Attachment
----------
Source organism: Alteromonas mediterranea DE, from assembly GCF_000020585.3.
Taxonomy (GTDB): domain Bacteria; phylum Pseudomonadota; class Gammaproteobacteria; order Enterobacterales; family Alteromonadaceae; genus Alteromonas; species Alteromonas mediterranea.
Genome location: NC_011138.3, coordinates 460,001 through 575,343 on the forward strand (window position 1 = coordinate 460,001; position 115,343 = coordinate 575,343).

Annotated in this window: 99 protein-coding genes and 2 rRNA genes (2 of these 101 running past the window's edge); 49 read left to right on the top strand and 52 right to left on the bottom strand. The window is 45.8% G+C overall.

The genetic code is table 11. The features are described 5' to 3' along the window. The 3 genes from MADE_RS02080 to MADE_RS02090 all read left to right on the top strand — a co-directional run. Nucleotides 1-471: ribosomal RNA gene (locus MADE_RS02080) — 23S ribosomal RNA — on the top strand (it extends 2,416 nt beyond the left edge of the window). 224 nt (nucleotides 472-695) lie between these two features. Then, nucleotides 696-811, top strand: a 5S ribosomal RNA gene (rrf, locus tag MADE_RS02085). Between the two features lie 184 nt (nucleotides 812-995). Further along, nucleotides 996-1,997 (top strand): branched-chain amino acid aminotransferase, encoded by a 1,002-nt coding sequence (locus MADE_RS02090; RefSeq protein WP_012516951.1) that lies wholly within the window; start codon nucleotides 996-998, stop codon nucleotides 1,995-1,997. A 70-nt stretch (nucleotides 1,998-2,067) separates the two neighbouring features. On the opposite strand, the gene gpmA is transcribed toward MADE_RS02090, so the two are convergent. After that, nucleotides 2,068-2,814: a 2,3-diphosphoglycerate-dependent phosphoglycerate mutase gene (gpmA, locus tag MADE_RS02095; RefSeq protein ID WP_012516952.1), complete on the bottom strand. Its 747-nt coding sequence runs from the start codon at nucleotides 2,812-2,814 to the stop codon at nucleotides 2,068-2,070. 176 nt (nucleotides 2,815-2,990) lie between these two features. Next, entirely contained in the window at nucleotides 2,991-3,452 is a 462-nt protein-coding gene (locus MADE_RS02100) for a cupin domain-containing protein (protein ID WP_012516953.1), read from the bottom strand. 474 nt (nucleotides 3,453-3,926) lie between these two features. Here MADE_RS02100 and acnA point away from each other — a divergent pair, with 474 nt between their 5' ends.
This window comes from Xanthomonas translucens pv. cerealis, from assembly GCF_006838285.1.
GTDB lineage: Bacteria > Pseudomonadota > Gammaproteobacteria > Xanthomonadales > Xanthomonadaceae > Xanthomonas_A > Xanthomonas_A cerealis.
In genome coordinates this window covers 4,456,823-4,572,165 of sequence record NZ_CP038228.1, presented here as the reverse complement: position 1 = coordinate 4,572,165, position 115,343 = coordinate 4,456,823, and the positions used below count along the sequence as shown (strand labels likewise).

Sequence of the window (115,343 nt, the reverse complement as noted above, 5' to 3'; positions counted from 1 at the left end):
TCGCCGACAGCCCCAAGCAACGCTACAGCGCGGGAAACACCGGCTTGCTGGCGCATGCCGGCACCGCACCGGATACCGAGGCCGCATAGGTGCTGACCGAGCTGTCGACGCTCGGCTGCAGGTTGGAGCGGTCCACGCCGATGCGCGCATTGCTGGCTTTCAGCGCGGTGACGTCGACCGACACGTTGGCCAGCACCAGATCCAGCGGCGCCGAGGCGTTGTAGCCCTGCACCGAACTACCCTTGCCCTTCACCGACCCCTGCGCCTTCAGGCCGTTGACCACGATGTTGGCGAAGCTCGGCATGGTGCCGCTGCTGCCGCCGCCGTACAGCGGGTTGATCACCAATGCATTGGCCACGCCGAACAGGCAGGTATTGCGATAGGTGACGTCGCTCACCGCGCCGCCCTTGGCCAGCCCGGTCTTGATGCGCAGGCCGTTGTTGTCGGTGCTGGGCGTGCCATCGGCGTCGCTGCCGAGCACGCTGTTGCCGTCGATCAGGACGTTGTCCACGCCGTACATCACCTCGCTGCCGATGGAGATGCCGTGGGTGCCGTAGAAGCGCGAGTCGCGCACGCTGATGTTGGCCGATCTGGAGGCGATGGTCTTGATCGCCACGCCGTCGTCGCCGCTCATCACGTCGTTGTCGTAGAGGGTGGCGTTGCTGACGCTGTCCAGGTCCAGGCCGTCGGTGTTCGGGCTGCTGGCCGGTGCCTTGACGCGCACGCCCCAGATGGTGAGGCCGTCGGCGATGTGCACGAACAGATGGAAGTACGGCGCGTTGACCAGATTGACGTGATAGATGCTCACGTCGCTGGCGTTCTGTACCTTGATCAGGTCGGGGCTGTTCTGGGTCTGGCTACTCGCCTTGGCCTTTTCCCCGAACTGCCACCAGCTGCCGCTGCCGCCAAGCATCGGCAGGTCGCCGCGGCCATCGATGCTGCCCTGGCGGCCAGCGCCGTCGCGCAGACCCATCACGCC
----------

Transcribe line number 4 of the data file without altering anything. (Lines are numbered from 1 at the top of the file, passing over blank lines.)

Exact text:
Annotated in this window: 99 protein-coding genes and 2 rRNA genes (2 of these 101 running past the window's edge); 49 read left to right on the top strand and 52 right to left on the bottom strand. The window is 45.8% G+C overall.